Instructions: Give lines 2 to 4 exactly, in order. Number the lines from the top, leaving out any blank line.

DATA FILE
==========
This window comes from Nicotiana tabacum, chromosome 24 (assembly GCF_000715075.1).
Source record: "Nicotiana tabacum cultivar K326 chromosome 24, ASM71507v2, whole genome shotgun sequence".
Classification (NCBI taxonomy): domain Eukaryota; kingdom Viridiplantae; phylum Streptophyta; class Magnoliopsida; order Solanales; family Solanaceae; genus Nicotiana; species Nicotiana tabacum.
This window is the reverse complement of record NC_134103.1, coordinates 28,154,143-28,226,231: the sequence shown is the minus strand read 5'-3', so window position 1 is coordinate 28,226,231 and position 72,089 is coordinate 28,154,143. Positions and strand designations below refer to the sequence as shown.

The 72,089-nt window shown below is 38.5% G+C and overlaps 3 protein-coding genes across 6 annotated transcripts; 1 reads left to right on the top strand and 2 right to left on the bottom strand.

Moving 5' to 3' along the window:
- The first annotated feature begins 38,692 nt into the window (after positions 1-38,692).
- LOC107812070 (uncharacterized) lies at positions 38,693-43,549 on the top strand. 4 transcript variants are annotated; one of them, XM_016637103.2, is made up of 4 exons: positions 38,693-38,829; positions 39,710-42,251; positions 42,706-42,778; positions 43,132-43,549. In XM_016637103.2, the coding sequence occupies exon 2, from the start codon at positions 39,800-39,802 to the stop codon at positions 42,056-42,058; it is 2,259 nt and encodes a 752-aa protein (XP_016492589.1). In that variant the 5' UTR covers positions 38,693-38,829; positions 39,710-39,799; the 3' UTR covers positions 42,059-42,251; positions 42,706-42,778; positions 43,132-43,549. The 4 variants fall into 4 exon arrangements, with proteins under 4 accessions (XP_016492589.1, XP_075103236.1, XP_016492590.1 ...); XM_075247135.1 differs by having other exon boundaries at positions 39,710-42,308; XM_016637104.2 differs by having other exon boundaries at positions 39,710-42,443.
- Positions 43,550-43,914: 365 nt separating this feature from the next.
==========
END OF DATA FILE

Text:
Source record: "Nicotiana tabacum cultivar K326 chromosome 24, ASM71507v2, whole genome shotgun sequence".
Classification (NCBI taxonomy): domain Eukaryota; kingdom Viridiplantae; phylum Streptophyta; class Magnoliopsida; order Solanales; family Solanaceae; genus Nicotiana; species Nicotiana tabacum.
This window is the reverse complement of record NC_134103.1, coordinates 28,154,143-28,226,231: the sequence shown is the minus strand read 5'-3', so window position 1 is coordinate 28,226,231 and position 72,089 is coordinate 28,154,143. Positions and strand designations below refer to the sequence as shown.